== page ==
It's one of the few times you can say "He does it (whatever horrible thing the BPD has done) because he loves me." and potentially be right about it.  Within reason of course.  I'm not trying to be delusional, just trying to put a positive spin on it.

Incidentally, I when this happened to me, I was unaware of BPD itself but had an idea of why he was pushing away.  When I reacted with love to all his  horrid emotional/verbal attacks and all his attempts to distance me failed to make me bolt on him, he went REALLY haywire and became very confused.  No one ever did that before.  I went through a zillion defense mechanisms and moved several levels closer the whole time he was blasting me and I really had no idea what was going on.  He's in therapy now and things are going so much better Smiling (click to insert in post).  Good thing, but it was a total accident. 
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« Reply #5 on: April 18, 2019, 08:48:46 AM »

Would it then be accurate to say that the more a person with BPD cares about/loves you, the harder the 'split', the further they will push you away?
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« Reply #6 on: April 18, 2019, 11:48:33 PM »

Would it then be accurate to say that the more a person with BPD cares about/loves you, the harder the 'split', the further they will push you away?
'

i think that in a lot of ways, this is true for all of us, and certainly for someone with BPD traits.

an intimate relationship is a vulnerable one. when we are vulnerable, our fears (rejection, abandonment, engulfment) and sensitivities are heightened. more is at stake.

think about it. if i called you names, im just some stranger; it wouldnt feel good, but deep down, you dont care what i think. if a loved one calls you names, its personal.

i think generally speaking its the same for pwBPD, just more extreme.
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« Reply #7 on: August 17, 2019, 05:05:14 AM »

Do we really believe this (the more they push us away the more they care about us) or are we just saying this to make ourselves feel better.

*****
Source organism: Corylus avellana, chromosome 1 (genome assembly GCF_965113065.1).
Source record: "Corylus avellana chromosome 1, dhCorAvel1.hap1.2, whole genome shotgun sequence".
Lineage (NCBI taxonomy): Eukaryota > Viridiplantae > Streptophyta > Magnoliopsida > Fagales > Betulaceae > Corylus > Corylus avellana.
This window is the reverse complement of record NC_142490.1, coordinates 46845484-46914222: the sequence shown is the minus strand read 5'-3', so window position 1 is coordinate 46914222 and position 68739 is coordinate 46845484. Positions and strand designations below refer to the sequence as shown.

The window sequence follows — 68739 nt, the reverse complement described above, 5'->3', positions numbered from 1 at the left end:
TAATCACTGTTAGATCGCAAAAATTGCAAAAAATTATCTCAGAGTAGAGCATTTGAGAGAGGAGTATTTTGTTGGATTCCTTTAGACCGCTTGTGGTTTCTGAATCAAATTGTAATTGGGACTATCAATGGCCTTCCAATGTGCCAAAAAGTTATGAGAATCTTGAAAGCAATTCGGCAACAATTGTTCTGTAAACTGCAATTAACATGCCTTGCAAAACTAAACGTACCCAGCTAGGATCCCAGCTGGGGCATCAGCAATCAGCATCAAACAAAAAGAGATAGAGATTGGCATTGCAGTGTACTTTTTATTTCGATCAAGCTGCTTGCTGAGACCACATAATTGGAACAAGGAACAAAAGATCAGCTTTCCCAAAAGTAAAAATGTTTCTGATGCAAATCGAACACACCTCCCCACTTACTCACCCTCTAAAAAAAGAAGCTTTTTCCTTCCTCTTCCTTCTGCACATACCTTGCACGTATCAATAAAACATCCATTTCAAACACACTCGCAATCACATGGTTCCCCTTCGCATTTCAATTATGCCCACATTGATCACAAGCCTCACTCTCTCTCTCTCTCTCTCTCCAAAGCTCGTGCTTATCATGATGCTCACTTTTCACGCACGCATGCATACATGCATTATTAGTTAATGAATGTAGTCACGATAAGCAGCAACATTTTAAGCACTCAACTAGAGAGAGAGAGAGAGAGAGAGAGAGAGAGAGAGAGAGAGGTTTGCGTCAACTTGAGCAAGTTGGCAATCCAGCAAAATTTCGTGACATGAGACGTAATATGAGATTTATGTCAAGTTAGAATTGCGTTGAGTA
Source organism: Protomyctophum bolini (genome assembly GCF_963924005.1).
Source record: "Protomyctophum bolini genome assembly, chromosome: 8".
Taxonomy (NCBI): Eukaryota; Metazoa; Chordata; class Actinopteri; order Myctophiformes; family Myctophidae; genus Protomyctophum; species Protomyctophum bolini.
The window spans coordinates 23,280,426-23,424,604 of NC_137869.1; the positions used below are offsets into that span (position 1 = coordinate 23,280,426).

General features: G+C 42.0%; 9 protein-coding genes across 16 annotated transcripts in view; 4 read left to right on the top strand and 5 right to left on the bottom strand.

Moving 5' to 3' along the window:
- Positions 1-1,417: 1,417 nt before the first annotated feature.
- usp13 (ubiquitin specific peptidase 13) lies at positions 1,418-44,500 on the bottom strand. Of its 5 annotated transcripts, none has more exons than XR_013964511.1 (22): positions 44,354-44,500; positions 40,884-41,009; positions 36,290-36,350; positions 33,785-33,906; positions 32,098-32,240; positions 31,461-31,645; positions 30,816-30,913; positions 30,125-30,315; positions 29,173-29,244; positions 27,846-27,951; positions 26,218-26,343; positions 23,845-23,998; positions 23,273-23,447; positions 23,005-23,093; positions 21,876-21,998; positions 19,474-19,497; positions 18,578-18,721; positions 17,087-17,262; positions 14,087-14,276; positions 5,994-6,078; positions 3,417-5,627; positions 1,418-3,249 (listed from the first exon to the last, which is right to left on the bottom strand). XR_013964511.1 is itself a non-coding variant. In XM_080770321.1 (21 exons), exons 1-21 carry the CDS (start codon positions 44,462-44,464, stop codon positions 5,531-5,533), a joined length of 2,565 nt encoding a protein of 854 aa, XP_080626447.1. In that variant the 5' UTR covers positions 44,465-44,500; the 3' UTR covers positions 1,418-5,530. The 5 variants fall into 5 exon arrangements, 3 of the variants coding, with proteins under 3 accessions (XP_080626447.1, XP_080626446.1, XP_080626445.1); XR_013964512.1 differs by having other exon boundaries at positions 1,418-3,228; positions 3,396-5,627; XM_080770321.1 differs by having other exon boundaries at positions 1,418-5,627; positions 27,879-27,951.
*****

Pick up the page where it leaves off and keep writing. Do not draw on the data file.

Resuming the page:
It makes me feel better but I don't know if i believe it

I miss her..
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« Reply #8 on: December 19, 2019, 03:52:12 PM »

I am VERY familiar with the cycle of Idealization and Devaluation.

I am now getting it from my uBPDs30, but I used to get it from his father, my uBPDex.

My ex would go through the cycle within a single paragraph!

Interestingly enough, looking back at it I realize that it always started with idealization, then moved to devaluation.   It never went the other way... Laugh out loud (click to insert in post)   

Before I knew about BPD and these terms, I used to say to myself "he puts me on a pedestal, keeps talking for a bit and then completely tears me back down and then down some more".

To me it was like the idealization was to make me want more idealization, to work for it and to want to be the best I could be for him so that I might keep getting more of these wonderful compliments.    When the devaluation started it was as if he was hoping for the opposite reaction, that I wouldn't want those things said and I would go back to wanting all of the positive comments and try harder to be the best pleasing wife possible.   

We did both come from backgrounds where the man was the "boss" and the wife was somewhat subservient.   Things went downhill when I became more recognized in our business, and started having my own friends my age (he was 23 years older than me).  He felt like he was losing control.

My ex would idealize me not only in private but also to our friends or business associates - later when he began the cycle of both idealization and devaluation it would also be both in private and in public circles.

Unfortunately for him it didn't work, but I have zero hard feelings towards him.  I feel sad for anyone struggling with BPD.   

I feel especially sad for my son who has had to endure the same cycles of idealization and devaluation from his father while suffering from various mental disorders himself.  How heartbreaking.
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« Reply #9 on: December 19, 2019, 04:12:24 PM »

I also feel like the devaluation comes from desperation.  A desperate attempt to get back what they had.  I feel like it would be hard for anyone in a state of desperation to make good judgments.

When my son does it to me, I try not to let it bother me because I have empathy for where it comes from.

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« Reply #10 on: January 12, 2020, 09:36:30 AM »

What is sad is that any logical conception of contemplating their future seems to be non priority to their emotional turmoil, perhaps their problem is too painful to mitigate, like committing to lesser of two evils decision. As a result they move from place to place and job to job or lover to lover. The only thing they can hope for is that they accept this reality willingly even if it has an unfulfilling or lonely end. This phenomenon is also applicable to non BPD people of our society as we see the largest group of single people in our history move into their senior years alone. This being the fashion, makes it easier for them to enjoy the ride since they are not alone, at least in the world of fashion or trends.